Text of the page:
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daverich4
2015-11-19, 13:14
I'm not sure quite where to post this as I'm not a new user but these seem like newbie questions. I control my Touch, Transporter, Duet and Squeezbox using IPeng 8. Recently while poking around the IPeng interface I came across the More Info menu choice which gives detailed information on each song. I've discovered that I get different bitrates and sometimes a volume adjustment thrown in as well. I'll list a small sample selection

24/96 Flac Bitrate: 2760 kbps VBR
24/96 Flac Bitrate: 2781 kbps VBR
24/96 Aiff Bitrate: 4608 kbps VBR
24/44.1 Aiff Bitrate: 2116 kbps CBR
16/44 Apple Lossless Bitrate: 927 kbps VBR Volume adjustment -7.34 db different songs from the same album have different bitrates & volume adjustments
16/44 Aiff Bitrate: 1411 kbps CBR Volume adjustment -3.91
And from time to time I also find songs that say something like 16/44 Apple Lossless 876 kbps VBR (Converted to 705 kbps Flac)

As far as I can tell I don't have auto volume equalizing turned on anywhere so I'm not sure what the different Volume adjustment notations mean or why they don't apply to every song. Also, why would I get different bitrates from different songs ripped from the same CD? Or even ripped from different CD's using the same file format? And some albums appear to be downsampled/converted when played? And finally, can someone tell me what VBR & CBR signifies? Thanks for your help.

pippin
2015-11-19, 13:22
All bitrate values are estimates by the server

Julf
2015-11-19, 13:36
VBR is variable bit rate, CBR is constant bit rate.

DJanGo
2015-11-19, 13:46
Also, why would I get different bitrates from different songs ripped from the same CD?

VBR mean Variable BitRate

d6jg
2015-11-20, 03:50
To pad out the answer a bit.

When mp3's first came along everything was CBR - constant bit rate at whatever level you had decided. Some clever folks realised that this wasted space (nano seconds of silence and low level sound) in the file and changed the compression algorithims to become VBR. You tell your ripper you want 320kbps VBR and your software will compress the files at whatever is the most sensible bit rate up to a max of 320kbps. The same now applies to FLAC and other lossless formats.

Your final example is where LMS is transcoding your file to FLAC on the fly.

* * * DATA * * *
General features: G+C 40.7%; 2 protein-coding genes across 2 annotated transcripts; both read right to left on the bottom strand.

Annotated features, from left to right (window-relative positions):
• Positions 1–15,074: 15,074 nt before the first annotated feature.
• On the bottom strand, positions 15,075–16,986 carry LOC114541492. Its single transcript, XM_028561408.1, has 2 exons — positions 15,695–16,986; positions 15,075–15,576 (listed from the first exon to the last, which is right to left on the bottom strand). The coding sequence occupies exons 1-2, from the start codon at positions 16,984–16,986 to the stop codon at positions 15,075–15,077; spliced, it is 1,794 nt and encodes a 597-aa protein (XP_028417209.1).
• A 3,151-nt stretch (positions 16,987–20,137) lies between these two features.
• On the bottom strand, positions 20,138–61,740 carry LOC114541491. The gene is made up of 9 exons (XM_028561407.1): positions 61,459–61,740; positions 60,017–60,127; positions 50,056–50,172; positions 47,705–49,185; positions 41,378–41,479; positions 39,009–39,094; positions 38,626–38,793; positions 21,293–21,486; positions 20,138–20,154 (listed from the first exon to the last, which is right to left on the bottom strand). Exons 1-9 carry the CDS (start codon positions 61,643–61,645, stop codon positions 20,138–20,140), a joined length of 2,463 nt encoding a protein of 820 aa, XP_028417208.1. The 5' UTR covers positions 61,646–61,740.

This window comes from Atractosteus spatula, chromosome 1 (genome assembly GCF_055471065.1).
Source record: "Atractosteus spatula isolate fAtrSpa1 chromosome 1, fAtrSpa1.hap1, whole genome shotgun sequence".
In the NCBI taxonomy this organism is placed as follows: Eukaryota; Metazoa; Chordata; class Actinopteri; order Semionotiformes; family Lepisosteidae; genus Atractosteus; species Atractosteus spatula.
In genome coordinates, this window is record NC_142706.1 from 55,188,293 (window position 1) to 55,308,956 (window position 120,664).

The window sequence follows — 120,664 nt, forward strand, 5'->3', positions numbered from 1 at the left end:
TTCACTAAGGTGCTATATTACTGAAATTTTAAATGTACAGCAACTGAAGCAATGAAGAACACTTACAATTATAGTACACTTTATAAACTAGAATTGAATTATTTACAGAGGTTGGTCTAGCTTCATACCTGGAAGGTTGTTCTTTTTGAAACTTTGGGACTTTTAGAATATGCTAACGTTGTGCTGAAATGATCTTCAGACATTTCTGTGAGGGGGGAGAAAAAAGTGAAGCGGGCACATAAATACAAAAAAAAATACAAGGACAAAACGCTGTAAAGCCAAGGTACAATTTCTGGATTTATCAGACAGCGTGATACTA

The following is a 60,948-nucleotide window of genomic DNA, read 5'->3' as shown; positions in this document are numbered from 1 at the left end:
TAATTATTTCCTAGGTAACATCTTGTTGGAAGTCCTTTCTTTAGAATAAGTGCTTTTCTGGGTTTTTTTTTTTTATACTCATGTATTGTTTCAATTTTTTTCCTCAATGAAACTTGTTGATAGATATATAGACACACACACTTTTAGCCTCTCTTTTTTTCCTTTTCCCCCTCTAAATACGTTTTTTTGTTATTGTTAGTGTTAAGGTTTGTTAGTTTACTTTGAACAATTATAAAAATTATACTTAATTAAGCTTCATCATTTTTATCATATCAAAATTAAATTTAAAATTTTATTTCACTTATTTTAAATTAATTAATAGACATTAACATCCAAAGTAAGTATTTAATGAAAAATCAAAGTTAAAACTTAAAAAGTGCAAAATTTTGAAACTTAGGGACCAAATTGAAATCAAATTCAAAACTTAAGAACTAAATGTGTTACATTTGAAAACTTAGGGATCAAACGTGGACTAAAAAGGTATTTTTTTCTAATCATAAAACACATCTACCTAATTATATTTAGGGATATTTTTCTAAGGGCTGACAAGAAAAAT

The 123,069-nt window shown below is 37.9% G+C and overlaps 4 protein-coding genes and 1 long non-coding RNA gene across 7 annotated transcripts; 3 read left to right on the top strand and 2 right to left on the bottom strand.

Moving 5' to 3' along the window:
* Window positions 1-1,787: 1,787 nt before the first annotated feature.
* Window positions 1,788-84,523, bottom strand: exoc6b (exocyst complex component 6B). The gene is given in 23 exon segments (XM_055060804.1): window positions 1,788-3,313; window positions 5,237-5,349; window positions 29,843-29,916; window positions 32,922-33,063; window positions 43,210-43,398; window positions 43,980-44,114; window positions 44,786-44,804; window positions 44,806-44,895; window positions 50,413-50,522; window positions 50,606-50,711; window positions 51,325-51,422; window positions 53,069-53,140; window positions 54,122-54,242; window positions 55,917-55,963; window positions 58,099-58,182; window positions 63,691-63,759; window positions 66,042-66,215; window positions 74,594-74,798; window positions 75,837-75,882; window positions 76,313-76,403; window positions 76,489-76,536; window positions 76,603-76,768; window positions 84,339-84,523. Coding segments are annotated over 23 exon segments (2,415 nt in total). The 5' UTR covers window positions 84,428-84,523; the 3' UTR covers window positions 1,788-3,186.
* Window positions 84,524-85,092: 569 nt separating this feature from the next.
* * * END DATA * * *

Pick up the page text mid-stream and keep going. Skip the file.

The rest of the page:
Does that help?

daverich4
2015-11-20, 04:07
To pad out the answer a bit.

When mp3's first came along everything was CBR - constant bit rate at whatever level you had decided. Some clever folks realised that this wasted space (nano seconds of silence and low level sound) in the file and changed the compression algorithims to become VBR. You tell your ripper you want 320kbps VBR and your software will compress the files at whatever is the most sensible bit rate up to a max of 320kbps. The same now applies to FLAC and other lossless formats.

Your final example is where LMS is transcoding your file to FLAC on the fly.

Does that help?

Thanks for the reply. I think one thing I still don't understand is why different things are being done to the same types of files. In other words, why are some Apple Lossless files being transcoded to Flac and others are not? And some Aiff files are CBR and others are VBR. Is that because they were ripped at different times? I've always used iTunes to rip my files but have done so for more than 10 years so perhaps iTunes has changed the method used to rip over that time? Thanks again.

d6jg
2015-11-20, 04:13
Thanks for the reply. I think one thing I still don't understand is why different things are being done to the same types of files. In other words, why are some Apple Lossless files being transcoded to Flac and others are not? And some Aiff files are CBR and others are VBR. Is that because they were ripped at different times? I've always used iTunes to rip my files but have done so for more than 10 years so perhaps iTunes has changed the method used to rip over that time? Thanks again.

CBR/VBR - yes thats probably because at some point you changed the settings in iTunes. There are much better rippers availoable - Exact Audio Copy & DbPoweramp to name the best two.

Your LMS transcodes files when your player won't natively play the flle type. So it could be the player in question that doesn't support the type of Apple Lossless file you want to play. The very early SBs didn't support all the file formats that the later ones do.

See - https://en.wikipedia.org/wiki/Squeezebox_%28network_music_player%29

Mnyb
2015-11-20, 04:28
Also when transcoding the server does not actually know the final result of the algorithm . So you see the placeholder value of 750k regardless . Imho lms should only display "transcoded" on those instances..